Shottas gets things back on track rather quickly: by now anyone who’s anyone has heard the Sizzla assisted ode to Jamaica and its gangsters but if you haven’t: believe me, this is the kind of music that will get your grandmother in the mood for murder. There in lies Dipset’s ultimate appeal: the aggressiveness is the end in itself and anything to achieve it is a viable means from Motown to Reggae to…Clockwork. Indeed, you expect sparse clicks and tocks from Tom Waits and not from Juelz, yet that’s exactly what that track offers. The lyrics range from crack to ass shaking but it’s the music which gives it the needed weight and drama turning the simple lines to something on the right side of poetic. It’s a shame that kind of click-clacky track will be reused up to four times later on the album… Kill Em brings things back to earth with a musical track more in line with what we expect from the Dips, but Juelz and Cam’ron continue to crank the energy level up to 11 and it’s hard to hate on competent material.

So after all of that…are you ready for a sensitive self-analysis? Seriously, This is Me finds Juelz back in reflection mode over a low key sonic backdrop. Acting almost as a short interlude, the song is far more honest than you’d be lead to expect after the past 15 minutes of stylized carnage but far less positive than anything say…2pac would have written. If Juelz is the voice of a new generation of African American youngsters than lord help those who oppose them because grit and determination is all that you can squeeze out of him. And that’s on a nice song. Unfortunately Make it work for You ruins whatever he had going for him on the previous track. An utterly average southern 808 track with Young Jeezy and Lil Wayne, it serves no purpose other than to showcase Juelz’ friends. It’ll probably be a huge hit but that doesn’t mean I have to like it. Whatever you wanna call it is a much more natural collaboration with Diplomat associate Hell Rell over an epic piano based beat. Competent material at best again but it’s a welcome relief from the uncomfortable train wreck of the last track. Things dip back down again for Gangsta Shit though. I can’t remember who first made the statement, but I don’t think there’s ever been a GOOD track with the title Gangsta shit. The name radiates generic west coast boredom and that’s exactly what’s delivered here even if interestingly loud kick drums and Juelz’ rapping save it from a total failure. Lil Boy Fresh is far more interesting as Juelz tells a third person crime story that’s not quite Kool G Rap or Ghostface but its well done and interesting if only because of the spoken outro explaining the moral of the story. Damn America is twisted.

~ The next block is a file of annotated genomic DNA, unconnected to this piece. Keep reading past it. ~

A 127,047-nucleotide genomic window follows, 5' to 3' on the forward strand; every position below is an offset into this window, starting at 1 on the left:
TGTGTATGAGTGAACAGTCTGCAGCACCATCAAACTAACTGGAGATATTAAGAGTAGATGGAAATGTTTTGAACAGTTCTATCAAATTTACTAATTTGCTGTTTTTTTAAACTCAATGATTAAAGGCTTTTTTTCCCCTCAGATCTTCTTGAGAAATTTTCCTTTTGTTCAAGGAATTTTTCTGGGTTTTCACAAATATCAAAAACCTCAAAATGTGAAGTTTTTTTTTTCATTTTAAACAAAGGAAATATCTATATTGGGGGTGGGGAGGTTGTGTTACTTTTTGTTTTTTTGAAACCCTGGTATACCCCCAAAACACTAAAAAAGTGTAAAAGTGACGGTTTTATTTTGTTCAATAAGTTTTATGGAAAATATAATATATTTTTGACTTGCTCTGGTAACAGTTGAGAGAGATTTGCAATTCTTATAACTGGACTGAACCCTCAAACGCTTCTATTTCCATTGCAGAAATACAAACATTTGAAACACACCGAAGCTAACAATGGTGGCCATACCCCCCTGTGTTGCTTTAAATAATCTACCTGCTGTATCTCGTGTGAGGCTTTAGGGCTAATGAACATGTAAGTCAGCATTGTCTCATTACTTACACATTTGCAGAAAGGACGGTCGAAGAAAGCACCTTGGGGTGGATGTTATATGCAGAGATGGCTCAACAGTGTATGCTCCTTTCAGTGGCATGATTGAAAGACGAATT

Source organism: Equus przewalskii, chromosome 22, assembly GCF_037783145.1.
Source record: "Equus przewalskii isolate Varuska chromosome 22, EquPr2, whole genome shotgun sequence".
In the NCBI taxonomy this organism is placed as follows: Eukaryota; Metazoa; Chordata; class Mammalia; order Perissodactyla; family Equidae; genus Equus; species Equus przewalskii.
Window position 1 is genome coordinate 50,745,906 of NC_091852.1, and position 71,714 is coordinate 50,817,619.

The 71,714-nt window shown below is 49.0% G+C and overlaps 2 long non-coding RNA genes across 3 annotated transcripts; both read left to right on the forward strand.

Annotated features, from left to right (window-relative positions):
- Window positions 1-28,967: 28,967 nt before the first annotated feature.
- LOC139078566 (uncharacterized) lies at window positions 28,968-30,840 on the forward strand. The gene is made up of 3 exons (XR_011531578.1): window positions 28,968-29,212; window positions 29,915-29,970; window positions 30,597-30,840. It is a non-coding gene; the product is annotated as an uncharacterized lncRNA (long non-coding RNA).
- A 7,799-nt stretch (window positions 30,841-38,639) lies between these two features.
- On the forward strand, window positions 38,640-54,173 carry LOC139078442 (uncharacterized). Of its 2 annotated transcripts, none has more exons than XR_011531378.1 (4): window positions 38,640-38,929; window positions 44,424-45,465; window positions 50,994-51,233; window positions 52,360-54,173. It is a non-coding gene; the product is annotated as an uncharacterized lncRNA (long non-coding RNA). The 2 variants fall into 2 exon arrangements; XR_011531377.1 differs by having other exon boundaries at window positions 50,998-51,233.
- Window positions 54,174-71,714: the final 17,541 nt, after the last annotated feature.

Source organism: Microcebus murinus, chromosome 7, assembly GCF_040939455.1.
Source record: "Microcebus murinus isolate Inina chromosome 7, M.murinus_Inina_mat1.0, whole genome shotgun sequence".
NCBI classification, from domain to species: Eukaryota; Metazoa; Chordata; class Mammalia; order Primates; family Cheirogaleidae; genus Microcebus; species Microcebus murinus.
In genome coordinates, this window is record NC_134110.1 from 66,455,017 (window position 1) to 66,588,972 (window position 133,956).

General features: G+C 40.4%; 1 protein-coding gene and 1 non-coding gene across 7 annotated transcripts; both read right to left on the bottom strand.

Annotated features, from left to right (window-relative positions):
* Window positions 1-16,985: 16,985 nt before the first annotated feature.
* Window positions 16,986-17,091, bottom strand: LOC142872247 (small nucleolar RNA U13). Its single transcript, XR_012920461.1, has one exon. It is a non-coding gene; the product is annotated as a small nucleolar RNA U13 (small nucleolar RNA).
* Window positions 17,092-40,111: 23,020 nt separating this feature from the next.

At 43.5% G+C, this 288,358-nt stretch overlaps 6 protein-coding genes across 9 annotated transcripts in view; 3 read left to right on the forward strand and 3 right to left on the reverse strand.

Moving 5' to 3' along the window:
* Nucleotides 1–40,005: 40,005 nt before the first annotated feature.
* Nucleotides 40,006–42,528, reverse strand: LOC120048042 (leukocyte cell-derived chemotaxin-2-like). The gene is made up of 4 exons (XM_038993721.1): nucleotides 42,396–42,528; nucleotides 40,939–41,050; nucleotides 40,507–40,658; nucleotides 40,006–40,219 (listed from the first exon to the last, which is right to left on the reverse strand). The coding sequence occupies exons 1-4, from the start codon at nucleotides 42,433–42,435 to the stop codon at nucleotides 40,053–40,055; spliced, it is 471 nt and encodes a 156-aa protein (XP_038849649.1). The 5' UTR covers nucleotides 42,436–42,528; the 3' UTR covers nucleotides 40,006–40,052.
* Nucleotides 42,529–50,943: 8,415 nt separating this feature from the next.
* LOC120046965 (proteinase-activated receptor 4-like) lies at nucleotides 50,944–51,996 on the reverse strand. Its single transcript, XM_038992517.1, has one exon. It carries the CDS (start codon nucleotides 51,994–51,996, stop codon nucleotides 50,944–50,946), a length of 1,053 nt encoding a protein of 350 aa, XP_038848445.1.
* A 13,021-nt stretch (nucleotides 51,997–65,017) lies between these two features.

We’re at the album’s half way point. If you can’t tell by the amount of words I typed, it’s fucking long. He really should have trimmed it down.